Though as impatient as any of his colleagues, Tellenberg understood the need to follow procedure. Especially at a new site with as unusual a background as Quofum. With every orbit, the world below became more and more familiar to the team and to the ship, less and less potentially bizarre.
With the exception of its unusual potent oceans and pink-tinged atmosphere, they saw nothing from orbit to mark the globe as anything out of the ordinary. Viewed from high above, it boasted nothing as dramatic as the frozen seas of Tran-ky-ky or the endless metropolitan hive that was the thranx world of Amropolous, both of which Tellenberg had visited. There were mountains and valleys, rivers and deserts, islands and peninsulas, volcanoes and icecaps.A slightly larger pink-tinged Earth.Hopefully the ora and fauna would offer a bit more excitement than anything they were able to discern from orbit.
A week later the always reluctant, ever-circumspect Boylan grudgingly allowed as how it might finally be safe to go down and have a look around.
Anxious as the scientists were to commence their research, everyone knew that the first order of business was to choose an amenable location and establish a base camp. Lively argument ensued over whether to do this on the edge of a desert, mountain, riverine, or oceanic zone. Using his vote, Boylan settled the matter by opting for a temperate zone set-down where a sizable river running through native forest entered a shallow sea, a physical location that hopefully addressed as many requests as possible at the same time. Not a single member of the expedition’s scientific team was entirely pleased with this choice, which showed that the captain had made the correct one.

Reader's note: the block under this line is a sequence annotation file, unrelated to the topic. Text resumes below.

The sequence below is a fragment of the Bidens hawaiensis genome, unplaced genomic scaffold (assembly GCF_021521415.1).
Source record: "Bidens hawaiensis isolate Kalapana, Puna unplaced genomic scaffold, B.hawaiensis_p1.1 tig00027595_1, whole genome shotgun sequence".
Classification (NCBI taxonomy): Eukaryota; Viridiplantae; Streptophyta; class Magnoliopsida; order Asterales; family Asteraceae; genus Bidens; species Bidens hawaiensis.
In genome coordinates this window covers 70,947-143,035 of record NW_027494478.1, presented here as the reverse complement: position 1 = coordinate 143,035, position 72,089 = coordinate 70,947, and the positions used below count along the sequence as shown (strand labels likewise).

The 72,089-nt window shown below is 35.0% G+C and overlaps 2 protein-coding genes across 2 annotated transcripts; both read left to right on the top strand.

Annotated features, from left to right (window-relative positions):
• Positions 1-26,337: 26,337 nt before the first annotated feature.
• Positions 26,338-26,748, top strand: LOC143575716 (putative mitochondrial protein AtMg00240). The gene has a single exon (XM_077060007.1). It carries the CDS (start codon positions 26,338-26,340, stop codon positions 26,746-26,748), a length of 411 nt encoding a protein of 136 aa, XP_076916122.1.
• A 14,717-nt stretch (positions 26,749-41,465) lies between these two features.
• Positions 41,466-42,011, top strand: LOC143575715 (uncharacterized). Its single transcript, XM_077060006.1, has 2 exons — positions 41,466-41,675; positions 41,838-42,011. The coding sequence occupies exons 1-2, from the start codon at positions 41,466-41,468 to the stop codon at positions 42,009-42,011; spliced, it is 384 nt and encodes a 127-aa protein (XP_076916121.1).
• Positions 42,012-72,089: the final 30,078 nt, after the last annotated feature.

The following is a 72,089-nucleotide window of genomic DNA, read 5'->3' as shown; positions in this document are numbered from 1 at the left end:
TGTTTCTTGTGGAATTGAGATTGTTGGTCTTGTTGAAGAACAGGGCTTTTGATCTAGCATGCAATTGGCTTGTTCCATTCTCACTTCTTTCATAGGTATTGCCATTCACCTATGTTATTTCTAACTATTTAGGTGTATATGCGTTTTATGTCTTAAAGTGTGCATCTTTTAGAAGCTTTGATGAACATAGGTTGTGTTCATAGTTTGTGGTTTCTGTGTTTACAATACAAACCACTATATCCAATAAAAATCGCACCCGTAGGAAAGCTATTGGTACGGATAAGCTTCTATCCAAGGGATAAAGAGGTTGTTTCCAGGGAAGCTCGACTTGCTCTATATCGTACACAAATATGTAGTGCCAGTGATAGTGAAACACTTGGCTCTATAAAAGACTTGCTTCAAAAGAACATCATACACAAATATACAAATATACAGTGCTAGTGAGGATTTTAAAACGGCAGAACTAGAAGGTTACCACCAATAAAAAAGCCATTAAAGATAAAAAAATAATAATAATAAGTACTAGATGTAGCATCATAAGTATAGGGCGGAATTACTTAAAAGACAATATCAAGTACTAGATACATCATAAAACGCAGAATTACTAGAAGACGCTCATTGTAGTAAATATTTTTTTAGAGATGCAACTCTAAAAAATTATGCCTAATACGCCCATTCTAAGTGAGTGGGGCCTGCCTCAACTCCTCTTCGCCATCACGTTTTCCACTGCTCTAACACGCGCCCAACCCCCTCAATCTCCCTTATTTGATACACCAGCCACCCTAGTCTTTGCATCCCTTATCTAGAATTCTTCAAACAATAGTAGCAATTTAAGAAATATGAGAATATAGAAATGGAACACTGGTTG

Even though all the essential equipment was prefabricated and compacted, it took several round-trips in the shuttle to convey all of it safely to the surface. Arriving in a much larger vessel than the Dampier, a normal-sized expedition would have been equipped with a proper cargo shuttle. Still, the team managed. Only when the last tool, the last wall panel, the last section of roofing and self-routing sealant had been landed according to regulations, did Boylan give the go-ahead for construction to begin.
It was hard. Not because the trio of largely self-erecting buildings proved difficult to put up, but because as soon as they set foot on Quofum, every one of the scientists was overwhelmed by the incredible fecundity of their surroundings. It took an effort of will on the part of every member of the crew in addition to continuous cajoling by an exasperated Boylan to get them to attend to the business of putting together a place to sleep, eat, and work. Everyone wanted to explore the alien forest or the alien beach or the alien river.
There was life everywhere. Mosi N’kosi, who thought he had been on bountiful worlds, avowed as how he had never seen anything like their new planetfall. Haviti was visibly overcome by both the opportunities that surrounded them as they worked to erect the camp and by its beauty. Being thranx, Valnadireb had never lived on worlds that were anything other than tropical in nature, but even he had to confess that for sheer richness of biota Quofum surpassed any place up to and including the incredibly lush thranx mother world of Hivehom. For its part, what the researchers initially took to be the more advanced native life-forms appeared as interested in the new arrivals as they did in them.